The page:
U.S. should step back in Egypt, elsewhere
By Peter Morici
Egypt presents unpleasant choices and is emblematic of challenges confronting U.S foreign policymakers across the globe. U.S. policy should adjust in ways once viewed as unthinkable.
Through most of the Twentieth Century, the United States enjoyed preponderant economic and military power, and a nearly universal respect for American culture and institutions—the foundations of soft power.
Oil has bestowed substantial wealth and influence on Saudi Arabia and several other Middle East states. Although they will never challenge U.S. military power, U.S. frustrations teach money affords more immediate leverage than high-minded American exhortations, and soft power more lasting influence than aircraft carriers and battalions.
In Egypt, the United States must choose between supporting a military-backed oligarchy or recently deposed supporters of President Morsi, who given the chance, would establish an even worse Islamic Republic.
U.S. efforts to promote a genuinely inclusive democracy are frustrated by the fact U.S. aid is neutralized by what Saudi Arabia and other autocratic states offer Cairo. More subtly, American culture and institutions, as projected by the media and a floundering economy, are simply less attractive in Egypt where even middle-class advocates of western-style political freedoms are much more conservative in their personal conduct and tolerance, and more concerned with bottom-line economic progress, than the typical American reading the New York Times.
The United States must afford diplomatic recognition to the regime that emerges, but it need not subsidize it. If $1.5 billion in U.S. aid does not bring the State Department the influence enjoyed by non-democratic actors, then Senator McCain is right. It’s time to cut off Egypt, and let it stew further in the juices of intolerance and corruption.
Although the $1.5 billion is enshrined by the Middle East peace accord, this should not give the Egyptian military carte blanche to overthrow an elected government, jail opponents and effectively bar conservative Islamists from the political process. The aid the regime now receives from Saudi Arabia and others, which permits it to thumb its nose at U.S. concerns, would more than compensates for the lost U.S. largess.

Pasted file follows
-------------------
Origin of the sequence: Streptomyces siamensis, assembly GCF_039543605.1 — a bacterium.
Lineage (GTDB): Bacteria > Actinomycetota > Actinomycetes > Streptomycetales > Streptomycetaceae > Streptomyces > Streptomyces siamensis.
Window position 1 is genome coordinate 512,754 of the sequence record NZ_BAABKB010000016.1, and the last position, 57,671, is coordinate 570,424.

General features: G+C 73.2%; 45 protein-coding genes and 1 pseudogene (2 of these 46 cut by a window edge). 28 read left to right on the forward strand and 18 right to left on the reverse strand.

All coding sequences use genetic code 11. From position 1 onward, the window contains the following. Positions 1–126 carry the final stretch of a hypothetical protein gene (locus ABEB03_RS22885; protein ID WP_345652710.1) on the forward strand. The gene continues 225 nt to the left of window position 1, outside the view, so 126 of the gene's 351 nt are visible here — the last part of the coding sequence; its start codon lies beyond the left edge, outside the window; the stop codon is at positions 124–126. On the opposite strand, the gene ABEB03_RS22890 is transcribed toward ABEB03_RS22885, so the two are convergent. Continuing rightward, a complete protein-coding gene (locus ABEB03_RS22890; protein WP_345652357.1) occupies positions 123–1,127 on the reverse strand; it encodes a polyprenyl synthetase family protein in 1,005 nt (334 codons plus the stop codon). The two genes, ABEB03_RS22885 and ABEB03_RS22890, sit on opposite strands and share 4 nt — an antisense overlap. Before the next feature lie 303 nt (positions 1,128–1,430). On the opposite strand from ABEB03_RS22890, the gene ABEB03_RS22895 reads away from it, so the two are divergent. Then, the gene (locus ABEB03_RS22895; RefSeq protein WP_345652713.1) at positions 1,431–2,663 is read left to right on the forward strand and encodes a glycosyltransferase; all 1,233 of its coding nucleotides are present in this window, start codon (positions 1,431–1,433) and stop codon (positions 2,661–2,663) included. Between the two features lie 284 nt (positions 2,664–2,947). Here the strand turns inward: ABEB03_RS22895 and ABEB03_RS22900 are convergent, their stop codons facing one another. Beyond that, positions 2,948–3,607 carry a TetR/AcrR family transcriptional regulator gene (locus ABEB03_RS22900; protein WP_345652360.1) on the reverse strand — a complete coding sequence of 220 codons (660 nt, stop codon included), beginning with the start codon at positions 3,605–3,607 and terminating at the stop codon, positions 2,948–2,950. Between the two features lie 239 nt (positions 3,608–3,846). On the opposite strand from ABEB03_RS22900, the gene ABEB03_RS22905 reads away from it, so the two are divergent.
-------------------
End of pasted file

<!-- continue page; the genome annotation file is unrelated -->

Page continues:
In Egypt, more repression and economic difficulties would still follow, but then American ideas about giving everyone a place at the table and transparency won’t seem so quaint to the siloed middle-class Egyptian mind.
Arab embrace of genuinely-western liberal values can never be bought with cash or inspired by American exhortations, but only emerge from the hard lessons taught by imprudent embrace of “more efficient” alternatives—ask Europeans about fascism.
Patience and consistent messaging should be the by-words of American policy, and the same goes in most other places where U.S. security is not directly challenged.
Soon, China will have a larger economy and spend more in real terms on defense than the United States. Although less technologically sophisticated, it will catch up and pose challenges in the Pacific the United States, acting alone, will lack the resources to confront.
Chinese efforts to build a modern navy and claims that challenge Japanese territorial integrity and security have instigated an intense debate within Japan about rearming.
The United States and other allies should no longer expect Japan to accept limits on the justifiable assertion of sovereign power as payment for the World War II sins of deceased malefactors. Focusing on its security concerns in the Pacific, Japan has more than enough economic and technological assets to give China pause to reconsider aggression.
The United States can continue to enjoy great influence as Britain did for much of the 19th and 20th Centuries, if it cultivates regional balances of power, lets regional tensions play out, and devotes its energies to rebuilding the genuine sources of American power—the U.S. economy and quality of democracy at home.
It is not as though the United States does not have substantial assets or the power of ideas and history on its side, but unlike the early post-World War II decades, it does not enjoy the preponderance of assets needed to go everywhere and settle every dispute.
Peter Morici is an economist and professor at the Smith School of Business, University of Maryland School, and a widely published columnist.